WASHINGTON STAFF WRITER JOHN FAIRHALL CONTRIBUTED TO THIS STORY. — WASHINGTON -- Within weeks of an election he could lose because of the sickly economy, even his own aides say President Bush still hasn't convinced voters he has any idea of how to cure it.
Mr. Bush's re-election campaign is desperately trying to spark a debate over which candidate has the better prescription for sparking economic recovery. The idea is that Democrat Bill Clinton can be beaten if he appears to rely too much on raising taxes.
The president will make his case today in a speech in Detroit and in five-minute television ads scheduled to be shown this evening on the four major networks.
Mr. Bush gave a brief preview at a rally in New Jersey yesterday, when he acknowledged: "We've been through economic hell in this country." He then flatly promised for the first time that he would never again break his 1988 no-new-taxes pledge. "Ever. Ever."
Although no "magic" solutions are promised, Mr. Bush today is expected to offer a few "twists" to his previously announced proposals.
They include trade policies, legal reforms, welfare reform, education reform, job training, government de-regulation and health care reform. All are to be woven into a broad picture of where the president wants to take the country in a second term, officials said.
The speech was described as mostly a "conceptual" presentation based on the themes of White House Chief of Staff James A. Baker III's resignation speech from the State Department last month. Mr. Baker in his speech talked about the United States' "winning the peace" as an economic superpower, a military superpower and an export superpower.
But so far, despite at least three attempts this year alone to detail his approach for reversing the loss of jobs -- by encouraging investment and rebuilding consumer confidence -- Mr. Bush has not been able to shake the perception among many voters that he represents the status quo and that only a vote for Mr. Clinton would bring about change.
In his acceptance speech to the Republican National Convention last month, the president offered two new proposals: a 10 percent income tax check-off for Americans who want to contribute some of their money directly to paying off the debt and an across-the-board tax cut.
He said both would have to be offset by spending cuts, but he refused to provide specifics and has talked only in vague terms about the proposals since.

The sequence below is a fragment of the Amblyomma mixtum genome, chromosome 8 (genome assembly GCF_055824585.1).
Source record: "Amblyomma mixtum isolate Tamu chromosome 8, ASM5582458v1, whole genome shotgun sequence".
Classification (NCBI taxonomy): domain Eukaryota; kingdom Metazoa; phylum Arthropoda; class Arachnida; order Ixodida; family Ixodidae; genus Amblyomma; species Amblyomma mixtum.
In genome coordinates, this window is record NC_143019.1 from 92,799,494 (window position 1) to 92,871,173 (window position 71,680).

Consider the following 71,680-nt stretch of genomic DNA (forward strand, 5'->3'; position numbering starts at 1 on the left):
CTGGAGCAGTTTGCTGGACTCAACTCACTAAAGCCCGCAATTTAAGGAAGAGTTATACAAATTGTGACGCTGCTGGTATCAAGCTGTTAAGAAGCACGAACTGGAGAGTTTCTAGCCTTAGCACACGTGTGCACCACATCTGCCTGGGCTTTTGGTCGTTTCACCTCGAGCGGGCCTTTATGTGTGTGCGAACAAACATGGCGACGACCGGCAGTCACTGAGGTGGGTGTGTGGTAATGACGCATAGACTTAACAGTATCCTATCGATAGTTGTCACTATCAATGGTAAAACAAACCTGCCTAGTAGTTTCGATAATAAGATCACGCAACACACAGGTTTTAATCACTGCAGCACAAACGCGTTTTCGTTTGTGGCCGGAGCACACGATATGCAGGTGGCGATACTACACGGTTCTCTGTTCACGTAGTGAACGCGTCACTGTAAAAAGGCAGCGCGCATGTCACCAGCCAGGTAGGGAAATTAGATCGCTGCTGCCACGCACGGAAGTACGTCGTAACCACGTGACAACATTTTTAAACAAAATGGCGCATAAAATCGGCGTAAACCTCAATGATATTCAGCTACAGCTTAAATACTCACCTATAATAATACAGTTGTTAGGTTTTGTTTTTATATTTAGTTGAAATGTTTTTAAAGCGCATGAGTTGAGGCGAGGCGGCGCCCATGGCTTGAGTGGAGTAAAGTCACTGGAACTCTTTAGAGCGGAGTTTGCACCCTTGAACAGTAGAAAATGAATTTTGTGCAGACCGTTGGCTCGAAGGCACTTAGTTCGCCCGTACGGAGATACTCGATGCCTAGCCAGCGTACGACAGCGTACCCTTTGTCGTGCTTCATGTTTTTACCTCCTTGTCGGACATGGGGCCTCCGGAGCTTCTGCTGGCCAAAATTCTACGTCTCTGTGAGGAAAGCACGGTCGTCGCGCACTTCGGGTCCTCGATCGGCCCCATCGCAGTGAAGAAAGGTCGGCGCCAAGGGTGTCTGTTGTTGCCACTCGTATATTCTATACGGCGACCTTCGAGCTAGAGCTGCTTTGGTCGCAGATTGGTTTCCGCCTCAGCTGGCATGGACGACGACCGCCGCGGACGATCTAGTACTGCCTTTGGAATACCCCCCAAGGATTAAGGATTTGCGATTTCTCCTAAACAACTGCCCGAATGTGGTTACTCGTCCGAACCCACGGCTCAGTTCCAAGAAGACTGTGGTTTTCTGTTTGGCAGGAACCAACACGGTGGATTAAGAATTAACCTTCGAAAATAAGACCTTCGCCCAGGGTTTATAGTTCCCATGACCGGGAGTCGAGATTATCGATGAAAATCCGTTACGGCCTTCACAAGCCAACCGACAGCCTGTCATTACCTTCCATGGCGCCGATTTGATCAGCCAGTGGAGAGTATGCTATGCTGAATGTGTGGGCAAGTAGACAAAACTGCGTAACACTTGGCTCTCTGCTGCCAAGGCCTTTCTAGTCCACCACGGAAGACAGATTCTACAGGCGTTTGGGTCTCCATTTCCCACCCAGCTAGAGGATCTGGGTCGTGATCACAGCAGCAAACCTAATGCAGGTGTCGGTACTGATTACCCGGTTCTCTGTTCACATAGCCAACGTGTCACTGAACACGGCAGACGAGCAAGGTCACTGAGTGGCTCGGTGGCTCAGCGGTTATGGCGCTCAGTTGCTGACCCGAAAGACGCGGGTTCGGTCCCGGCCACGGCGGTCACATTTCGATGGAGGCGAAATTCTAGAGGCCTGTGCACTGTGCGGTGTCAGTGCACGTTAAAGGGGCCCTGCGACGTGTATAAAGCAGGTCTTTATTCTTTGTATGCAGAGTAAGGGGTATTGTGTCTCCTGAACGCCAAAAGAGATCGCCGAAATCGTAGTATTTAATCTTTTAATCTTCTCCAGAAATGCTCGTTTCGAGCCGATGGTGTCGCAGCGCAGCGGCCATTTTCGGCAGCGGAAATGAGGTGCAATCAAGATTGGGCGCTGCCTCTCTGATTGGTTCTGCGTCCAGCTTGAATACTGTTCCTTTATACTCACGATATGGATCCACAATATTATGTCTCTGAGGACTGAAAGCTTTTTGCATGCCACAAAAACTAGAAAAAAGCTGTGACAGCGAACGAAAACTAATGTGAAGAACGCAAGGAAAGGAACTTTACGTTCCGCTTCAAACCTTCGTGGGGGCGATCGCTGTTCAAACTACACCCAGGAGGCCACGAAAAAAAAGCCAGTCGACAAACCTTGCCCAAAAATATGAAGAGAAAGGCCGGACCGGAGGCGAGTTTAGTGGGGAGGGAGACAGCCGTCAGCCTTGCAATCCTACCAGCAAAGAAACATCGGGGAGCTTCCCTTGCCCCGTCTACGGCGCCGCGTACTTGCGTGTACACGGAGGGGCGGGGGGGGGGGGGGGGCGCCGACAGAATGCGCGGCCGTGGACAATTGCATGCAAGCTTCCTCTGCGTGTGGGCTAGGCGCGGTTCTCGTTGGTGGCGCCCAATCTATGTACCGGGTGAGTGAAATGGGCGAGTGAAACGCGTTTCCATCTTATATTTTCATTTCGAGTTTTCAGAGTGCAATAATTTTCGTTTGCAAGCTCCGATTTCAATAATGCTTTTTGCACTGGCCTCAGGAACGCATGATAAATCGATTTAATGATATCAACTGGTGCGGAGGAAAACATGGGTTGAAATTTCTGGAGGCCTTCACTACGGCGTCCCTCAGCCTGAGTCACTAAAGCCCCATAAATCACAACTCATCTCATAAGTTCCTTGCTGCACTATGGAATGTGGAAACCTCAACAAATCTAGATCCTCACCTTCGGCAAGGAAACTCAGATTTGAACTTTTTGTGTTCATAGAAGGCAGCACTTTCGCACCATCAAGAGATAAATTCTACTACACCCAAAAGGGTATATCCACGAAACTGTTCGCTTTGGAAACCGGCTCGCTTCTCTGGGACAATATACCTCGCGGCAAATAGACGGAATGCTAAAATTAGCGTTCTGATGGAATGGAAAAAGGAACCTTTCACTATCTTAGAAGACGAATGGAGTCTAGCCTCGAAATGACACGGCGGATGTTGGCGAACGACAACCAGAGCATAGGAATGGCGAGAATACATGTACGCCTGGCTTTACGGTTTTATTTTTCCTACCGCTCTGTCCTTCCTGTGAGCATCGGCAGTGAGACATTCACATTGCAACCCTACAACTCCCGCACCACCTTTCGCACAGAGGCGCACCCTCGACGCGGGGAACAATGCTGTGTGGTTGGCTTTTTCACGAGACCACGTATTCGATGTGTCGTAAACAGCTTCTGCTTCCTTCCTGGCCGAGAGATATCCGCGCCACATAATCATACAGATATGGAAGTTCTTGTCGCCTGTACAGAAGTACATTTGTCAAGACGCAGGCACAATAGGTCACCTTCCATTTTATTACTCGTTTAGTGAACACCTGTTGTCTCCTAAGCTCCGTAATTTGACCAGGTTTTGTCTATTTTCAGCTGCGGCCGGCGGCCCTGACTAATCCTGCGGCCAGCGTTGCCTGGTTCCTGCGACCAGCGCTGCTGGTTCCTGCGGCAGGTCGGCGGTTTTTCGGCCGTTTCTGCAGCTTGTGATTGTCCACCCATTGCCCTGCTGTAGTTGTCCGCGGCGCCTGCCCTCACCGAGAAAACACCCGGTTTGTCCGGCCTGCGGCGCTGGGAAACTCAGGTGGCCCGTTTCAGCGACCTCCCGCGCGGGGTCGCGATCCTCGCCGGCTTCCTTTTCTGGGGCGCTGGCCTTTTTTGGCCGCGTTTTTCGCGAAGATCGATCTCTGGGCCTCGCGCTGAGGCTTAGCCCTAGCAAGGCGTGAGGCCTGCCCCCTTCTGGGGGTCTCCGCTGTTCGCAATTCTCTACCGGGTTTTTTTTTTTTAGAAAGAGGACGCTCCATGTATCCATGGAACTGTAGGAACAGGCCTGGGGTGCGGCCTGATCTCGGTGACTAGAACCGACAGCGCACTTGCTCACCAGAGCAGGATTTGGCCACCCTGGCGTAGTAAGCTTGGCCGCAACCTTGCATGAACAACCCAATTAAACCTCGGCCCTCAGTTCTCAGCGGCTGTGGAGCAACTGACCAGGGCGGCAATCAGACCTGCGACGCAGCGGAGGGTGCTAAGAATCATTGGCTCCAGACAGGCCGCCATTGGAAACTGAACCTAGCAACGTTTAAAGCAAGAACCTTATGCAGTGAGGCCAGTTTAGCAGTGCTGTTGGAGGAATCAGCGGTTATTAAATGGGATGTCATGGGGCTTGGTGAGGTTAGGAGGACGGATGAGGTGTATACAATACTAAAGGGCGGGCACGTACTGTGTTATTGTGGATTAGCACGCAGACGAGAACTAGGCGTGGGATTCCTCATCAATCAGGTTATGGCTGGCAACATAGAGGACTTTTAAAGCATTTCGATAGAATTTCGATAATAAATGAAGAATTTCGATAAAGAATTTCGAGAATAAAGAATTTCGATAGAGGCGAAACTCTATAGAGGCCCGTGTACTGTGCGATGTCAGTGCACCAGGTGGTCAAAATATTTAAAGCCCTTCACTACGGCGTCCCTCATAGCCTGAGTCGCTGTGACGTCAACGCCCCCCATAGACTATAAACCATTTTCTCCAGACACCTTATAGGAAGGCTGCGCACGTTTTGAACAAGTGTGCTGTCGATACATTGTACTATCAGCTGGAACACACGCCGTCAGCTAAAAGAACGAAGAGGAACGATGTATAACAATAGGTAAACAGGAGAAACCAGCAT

As a practical matter, there may not be much more Mr. Bush can say to an electorate looking for short-term relief from what appears to be a long-term economic problem largely brought about by massive federal budget deficits.
"If you look at the options, there aren't that many," said Norman Robertson, chief economist for the Mellon Bank in Pittsburgh. "I expect whoever is elected will put through some kind of a tax cut, largely for political purposes, but with deficits in excess of $300 billion we can't afford much."
The new White House team led by Mr. Baker hopes it can at least make some improvements in the president's presentation.
The Bush aides look covetously at Mr. Clinton's 23-page economic plan, put forth last spring, which has just been expanded into a book called, "Putting People First," and see tangible evidence of ideas.
Mr. Clinton proposes a combination of public and private investment in economic growth, including expanded investment tax incentives for companies, and more than $200 billion in new federal spending over the next four years.
Much of the federal money would go for transportation, communications, education and training, which he says would provide jobs and serve as building blocks for long-term growth.
The Democrat also would give the middle class a tax break and guarantee health insurance coverage for all Americans by requiring businesses to either provide insurance or pay the government to do so.
To finance all this -- and meet his goal of cutting the deficit in half in four years -- Mr. Clinton proposes to raise taxes on the wealthiest 2 percent of Americans, cut defense more sharply than Mr. Bush and control health-care costs by setting a national ceiling on health care spending.
"It pretty much has 23 blank pages," a senior White House official said of Mr. Clinton's economic plan. "But I give him credit because it makes people think he has a plan, and a lot of people don't think the president does."
So, in his latest attempt to cross that vital threshold, Mr. Bush will make his ideas available today in print in what one aide called "a lengthy agenda paper."
No word yet on how soon it might be available at bookstores.